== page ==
Tony G. decided to play Day One of the Main Event. He came out firing on all cylinders. Playing 50%+ of the pots in the first round Tony was involved in two 10K pots. He won the first and when he turned trip Jacks in the second hand, he got a lot of those chips involved in a pot, in which his opponent had flopped a Broadway Straight. A few hands later while discussing the hand with his end of the table, he basically outlined how the player could have gotten all the chips in the pot. Tony was right, the player could have extracted a lot more chips but he feared the board would pair Tony's kicker. A timid play when so many chips were available and Tony thought so too.
The conversation was lively at the table, with Tony leading the way. He had one very talkative opponent and when "calling for all your chips" came up in conversation; Tony was reminded of his bust-out hand in the 2-7 Draw Lowball event.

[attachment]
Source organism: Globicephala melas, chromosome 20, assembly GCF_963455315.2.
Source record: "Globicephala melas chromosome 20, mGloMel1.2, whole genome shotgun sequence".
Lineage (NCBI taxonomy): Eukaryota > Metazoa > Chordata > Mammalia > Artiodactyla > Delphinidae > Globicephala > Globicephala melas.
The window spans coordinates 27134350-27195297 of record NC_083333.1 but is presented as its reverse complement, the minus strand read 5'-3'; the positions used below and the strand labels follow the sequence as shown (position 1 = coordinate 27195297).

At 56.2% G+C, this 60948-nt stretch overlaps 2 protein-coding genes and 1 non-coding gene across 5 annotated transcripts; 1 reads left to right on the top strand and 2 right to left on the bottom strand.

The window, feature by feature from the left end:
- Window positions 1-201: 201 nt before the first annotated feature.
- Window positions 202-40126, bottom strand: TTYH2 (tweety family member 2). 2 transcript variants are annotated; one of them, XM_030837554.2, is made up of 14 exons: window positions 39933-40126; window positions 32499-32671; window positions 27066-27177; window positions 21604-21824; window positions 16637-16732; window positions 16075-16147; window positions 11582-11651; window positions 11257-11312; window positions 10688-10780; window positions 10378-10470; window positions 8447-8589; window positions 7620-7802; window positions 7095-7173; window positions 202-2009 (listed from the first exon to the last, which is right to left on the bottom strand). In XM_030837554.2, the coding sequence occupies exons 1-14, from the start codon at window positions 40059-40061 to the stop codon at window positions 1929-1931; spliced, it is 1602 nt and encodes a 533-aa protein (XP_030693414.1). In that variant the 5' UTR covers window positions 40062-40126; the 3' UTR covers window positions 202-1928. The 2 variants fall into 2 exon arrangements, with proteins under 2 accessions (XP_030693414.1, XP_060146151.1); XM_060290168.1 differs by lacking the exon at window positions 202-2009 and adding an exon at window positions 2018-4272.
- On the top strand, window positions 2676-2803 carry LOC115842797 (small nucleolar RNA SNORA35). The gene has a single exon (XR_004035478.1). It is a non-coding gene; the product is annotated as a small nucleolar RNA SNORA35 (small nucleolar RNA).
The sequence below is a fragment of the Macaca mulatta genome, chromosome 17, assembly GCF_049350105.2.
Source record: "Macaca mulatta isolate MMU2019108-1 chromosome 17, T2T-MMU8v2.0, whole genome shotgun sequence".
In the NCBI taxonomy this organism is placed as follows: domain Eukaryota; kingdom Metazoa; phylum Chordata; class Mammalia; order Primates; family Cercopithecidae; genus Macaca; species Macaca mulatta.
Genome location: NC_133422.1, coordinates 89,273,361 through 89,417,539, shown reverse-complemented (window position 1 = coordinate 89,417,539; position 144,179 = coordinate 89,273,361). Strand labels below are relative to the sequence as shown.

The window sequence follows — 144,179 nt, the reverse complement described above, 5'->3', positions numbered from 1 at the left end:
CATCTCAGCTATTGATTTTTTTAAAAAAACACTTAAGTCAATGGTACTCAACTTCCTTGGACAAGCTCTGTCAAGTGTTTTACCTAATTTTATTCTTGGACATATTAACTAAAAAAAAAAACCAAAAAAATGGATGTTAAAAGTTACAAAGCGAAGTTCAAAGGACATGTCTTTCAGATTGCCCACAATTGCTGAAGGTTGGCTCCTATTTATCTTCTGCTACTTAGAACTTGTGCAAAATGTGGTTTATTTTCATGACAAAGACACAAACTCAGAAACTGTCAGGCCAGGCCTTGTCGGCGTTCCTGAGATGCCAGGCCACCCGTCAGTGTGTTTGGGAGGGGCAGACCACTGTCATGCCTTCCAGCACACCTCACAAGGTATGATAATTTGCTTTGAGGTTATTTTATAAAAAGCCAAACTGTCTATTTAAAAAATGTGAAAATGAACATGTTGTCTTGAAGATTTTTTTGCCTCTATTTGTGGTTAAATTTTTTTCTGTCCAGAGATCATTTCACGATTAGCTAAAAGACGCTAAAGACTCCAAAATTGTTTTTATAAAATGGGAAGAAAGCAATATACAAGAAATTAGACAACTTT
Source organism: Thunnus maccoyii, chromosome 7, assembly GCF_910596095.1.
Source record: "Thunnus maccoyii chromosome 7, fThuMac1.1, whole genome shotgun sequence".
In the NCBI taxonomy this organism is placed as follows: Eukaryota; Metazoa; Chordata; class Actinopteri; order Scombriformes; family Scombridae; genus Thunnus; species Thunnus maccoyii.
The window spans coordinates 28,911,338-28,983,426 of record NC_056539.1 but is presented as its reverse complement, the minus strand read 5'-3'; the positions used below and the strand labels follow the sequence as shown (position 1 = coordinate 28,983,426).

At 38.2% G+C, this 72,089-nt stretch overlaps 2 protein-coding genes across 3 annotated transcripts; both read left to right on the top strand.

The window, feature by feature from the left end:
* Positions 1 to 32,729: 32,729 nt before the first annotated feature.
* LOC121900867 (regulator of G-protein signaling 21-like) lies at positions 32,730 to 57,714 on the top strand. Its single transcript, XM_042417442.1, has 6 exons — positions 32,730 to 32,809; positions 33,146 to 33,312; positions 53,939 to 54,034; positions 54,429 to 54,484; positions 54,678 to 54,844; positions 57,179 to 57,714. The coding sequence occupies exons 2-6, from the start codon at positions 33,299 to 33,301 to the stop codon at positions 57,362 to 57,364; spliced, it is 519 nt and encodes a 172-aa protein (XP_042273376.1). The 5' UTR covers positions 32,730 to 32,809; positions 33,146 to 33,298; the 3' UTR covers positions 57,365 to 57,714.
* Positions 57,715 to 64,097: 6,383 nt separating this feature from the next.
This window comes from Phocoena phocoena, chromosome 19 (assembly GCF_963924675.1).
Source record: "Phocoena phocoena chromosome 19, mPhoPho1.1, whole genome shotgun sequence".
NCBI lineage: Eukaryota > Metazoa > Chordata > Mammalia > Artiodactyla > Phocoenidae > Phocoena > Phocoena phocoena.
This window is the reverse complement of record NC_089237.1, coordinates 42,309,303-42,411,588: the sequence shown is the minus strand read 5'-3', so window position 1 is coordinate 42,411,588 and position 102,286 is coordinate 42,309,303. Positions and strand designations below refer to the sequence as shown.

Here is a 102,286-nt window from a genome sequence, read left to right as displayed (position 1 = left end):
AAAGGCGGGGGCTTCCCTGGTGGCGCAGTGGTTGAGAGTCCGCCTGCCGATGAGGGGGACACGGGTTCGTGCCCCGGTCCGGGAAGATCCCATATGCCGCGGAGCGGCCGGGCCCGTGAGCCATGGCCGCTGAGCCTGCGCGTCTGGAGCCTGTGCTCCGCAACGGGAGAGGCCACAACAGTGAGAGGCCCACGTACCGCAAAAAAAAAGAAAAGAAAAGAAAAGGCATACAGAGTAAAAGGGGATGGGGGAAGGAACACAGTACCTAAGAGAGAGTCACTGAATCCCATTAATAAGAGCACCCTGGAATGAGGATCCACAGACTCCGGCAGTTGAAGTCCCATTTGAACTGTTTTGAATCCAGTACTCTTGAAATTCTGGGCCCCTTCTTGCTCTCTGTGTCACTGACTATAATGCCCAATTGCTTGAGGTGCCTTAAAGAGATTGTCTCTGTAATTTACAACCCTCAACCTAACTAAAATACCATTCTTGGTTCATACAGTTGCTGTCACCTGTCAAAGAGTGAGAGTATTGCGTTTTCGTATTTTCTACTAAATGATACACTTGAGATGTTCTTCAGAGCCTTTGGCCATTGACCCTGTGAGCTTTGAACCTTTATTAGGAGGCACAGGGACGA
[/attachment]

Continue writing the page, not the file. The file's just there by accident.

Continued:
"I had 20 outs and a 8-7-4-3 (J) to draw to, but still I was calling for all my chips and not raising for them. Bad play."
Tony glanced up and me, smiled and said:
"You've heard this one before?"
Tony G. had a stack at big as 18K and then as low as 8K during the first level. He slowly got short-stacked over the next several rounds and never got the big hit he was trolling for.
This first day had a full 206 tables in play and 7 tables of alternates that ought to be right around 2130 players for Day One. The pre-game schedule called for six two-hour levels today and/or playing down to 800 survivors. The announcement was made early in the first level that the first day would play six levels or down to 900 players, if that number was not reached by the end of level six there would be a level seven very early tomorrow morning. All subsequent days would be played the same. And all remaining days would have registration remain open for alternates to sign-up each day through the first full level of play.
For Tony G. the Main Event ended today about six hours after it had begun. Upon filming his Mansion Poker Dome episode tomorrow, he will fly home, after over 5 weeks in the desert. I had a great time following Tony G. for the 2006 WSOP and I learned a lot about my own game. Thanks, Tony.